Aspiring students who are interested in pursuing a career in the field of science can now apply for various undergraduate, postgraduate, and doctoral programs offered by SDSOS. The Bachelor of Science (B.Sc.) programs are available in Applied Psychology, Biomedical Science, and Animation and VFX, while the Master of Science (M.Sc.) programs are offered in Chemistry, Biological Sciences, Applied Psychology, and Physiotherapy. The school also offers Ph.D. program in Science with various disciplines such as Chemistry, and Biological Sciences.
With a focus on creating industry-ready and research-savvy graduates, SDSOS has been at the forefront of imparting cutting-edge knowledge and practical skills through constantly evolving curriculums and state-of-the-art facilities and is situated in the heart of Mumbai.
Dr. Purvi Bhatt, I/C Dean, Sunandan Divatia School of Science, said, “The school provides a dynamic and inclusive learning environment that fosters creativity, critical thinking, and innovation. Our interdisciplinary approach to education prepares students for successful careers in science and beyond, while our emphasis on co-curricular and extracurricular activities ensures their holistic development.”
The school has a student-centric environment that supports research in niche areas of Science & Technology, state-of-the-art infrastructure, and equipment to enhance students’ hands-on skills, and a library facility that is constantly updated with the latest information. The labs at SDSOS provide modernised infrastructure and the latest equipment such as the animal tissue culture lab and the wet labs at the department of Biological Sciences offer cutting-edge technology to mould students into scientists.
School of Science offers a wide range of opportunities for students to explore their talents and interests, as well as gain valuable practical experience. The events and activities mentioned, such as Excalibur, National Science Day, Open day, Guest talks, Book Talk, Sports Day, Psych Film Fest, and club activities like photography and art, these programs provide a platform for students to demonstrate their abilities and gain insights from their peers.
The Future of Architecture Takes Center Stage at NMIMS BSSA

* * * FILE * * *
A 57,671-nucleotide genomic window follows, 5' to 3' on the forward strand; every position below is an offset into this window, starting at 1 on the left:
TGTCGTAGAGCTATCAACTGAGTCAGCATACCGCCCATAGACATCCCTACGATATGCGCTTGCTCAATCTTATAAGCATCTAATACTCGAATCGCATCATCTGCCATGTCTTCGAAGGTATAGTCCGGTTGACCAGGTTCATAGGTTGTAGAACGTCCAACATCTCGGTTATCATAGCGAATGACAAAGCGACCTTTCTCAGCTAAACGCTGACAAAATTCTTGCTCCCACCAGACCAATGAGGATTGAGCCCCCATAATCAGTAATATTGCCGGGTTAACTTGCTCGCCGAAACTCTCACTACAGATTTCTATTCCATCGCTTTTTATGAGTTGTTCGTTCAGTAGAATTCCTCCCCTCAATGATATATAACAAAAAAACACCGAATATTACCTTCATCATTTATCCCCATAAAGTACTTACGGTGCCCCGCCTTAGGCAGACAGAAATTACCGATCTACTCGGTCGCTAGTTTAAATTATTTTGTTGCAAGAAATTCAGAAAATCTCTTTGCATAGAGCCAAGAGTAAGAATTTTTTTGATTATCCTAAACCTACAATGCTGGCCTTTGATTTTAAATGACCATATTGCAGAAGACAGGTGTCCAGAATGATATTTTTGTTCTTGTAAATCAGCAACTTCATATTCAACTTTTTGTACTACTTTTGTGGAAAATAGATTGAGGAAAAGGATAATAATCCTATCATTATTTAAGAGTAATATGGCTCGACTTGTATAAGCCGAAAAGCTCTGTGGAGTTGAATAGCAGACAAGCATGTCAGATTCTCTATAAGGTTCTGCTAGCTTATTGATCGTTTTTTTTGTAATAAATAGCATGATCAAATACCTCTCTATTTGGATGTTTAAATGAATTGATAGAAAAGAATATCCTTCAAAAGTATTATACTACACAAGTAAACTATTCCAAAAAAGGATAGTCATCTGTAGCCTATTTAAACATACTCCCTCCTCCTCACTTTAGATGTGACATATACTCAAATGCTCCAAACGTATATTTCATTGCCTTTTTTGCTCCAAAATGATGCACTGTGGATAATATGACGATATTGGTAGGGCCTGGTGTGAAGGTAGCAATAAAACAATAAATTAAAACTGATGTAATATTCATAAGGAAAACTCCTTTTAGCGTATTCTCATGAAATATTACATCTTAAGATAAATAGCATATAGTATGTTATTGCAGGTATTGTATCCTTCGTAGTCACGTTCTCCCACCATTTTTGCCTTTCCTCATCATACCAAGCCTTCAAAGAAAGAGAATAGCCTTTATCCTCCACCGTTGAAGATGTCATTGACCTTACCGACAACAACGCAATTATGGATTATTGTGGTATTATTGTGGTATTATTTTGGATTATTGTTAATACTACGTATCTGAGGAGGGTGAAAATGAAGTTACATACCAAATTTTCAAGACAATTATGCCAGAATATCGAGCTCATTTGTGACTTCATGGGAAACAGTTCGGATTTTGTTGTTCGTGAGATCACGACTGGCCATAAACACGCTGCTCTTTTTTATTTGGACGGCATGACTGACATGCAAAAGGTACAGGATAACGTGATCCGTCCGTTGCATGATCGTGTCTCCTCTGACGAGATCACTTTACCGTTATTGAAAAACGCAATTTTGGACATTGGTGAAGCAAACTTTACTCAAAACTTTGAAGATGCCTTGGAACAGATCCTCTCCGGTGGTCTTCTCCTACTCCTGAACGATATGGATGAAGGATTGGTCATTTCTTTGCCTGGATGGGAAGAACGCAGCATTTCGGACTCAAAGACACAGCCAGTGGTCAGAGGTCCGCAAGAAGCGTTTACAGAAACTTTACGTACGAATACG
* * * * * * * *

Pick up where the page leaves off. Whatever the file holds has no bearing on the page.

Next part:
Leach is a co-founder of Digital FUTURES and an academician at the Academy of Europe
NMIMS Balwant Sheth School of Architecture was excited to host Open Studio 2022-23 program by the renowned architectural theorist and digital design expert, Neil Leach, on 28th March 2023 and the title was, “Tell me that AI ain’t scary”
Leach is a co-founder of Digital FUTURES and an academician at the Academy of Europe. Leach has published over 40 books on architectural theory and digital design, including “Architecture in the Age of Artificial Intelligence: An Introduction to AI for Architects” and “The AI Design Revolution: How AI Will Transform Architecture.”
In the lecture, Leach highlighted the potential threat that artificial intelligence (AI) poses to the field of architecture. With the recent launch of GPT4 and the growing capabilities of AI, there is concern among architects that their jobs may be at risk. Leach provided an informed overview of the current state of AI and its potential impact on the architecture profession.
“We are very happy and proud to host Professor Neil Leach at the school. As a leading school of architecture, we are committed to providing our students with a comprehensive education that equips them with the skills and knowledge needed to thrive in the rapidly evolving field of design. Our Open Studio program and public lectures, and talks by experts like Neil Leach, play a critical role in this mission by enabling students to learn from distinguished scholars and practitioners and engage with cutting-edge ideas and technologies. We are excited to continue providing these opportunities and look forward to seeing the impact they will have on the future of architecture and design,” said, BSSA Dean, Dr. Kaiwan Mehta. As the field of architecture continues to evolve, it is essential to stay informed about emerging technologies and their potential impact on the profession. NMIMS BSSA School enables students to learn from experts and engage with pressing issues in architecture and design. By inviting renowned scholars and practitioners like Neil Leach to share their insights and expertise, the school provides a valuable opportunity for students to expand their knowledge and deepen their understanding of the field.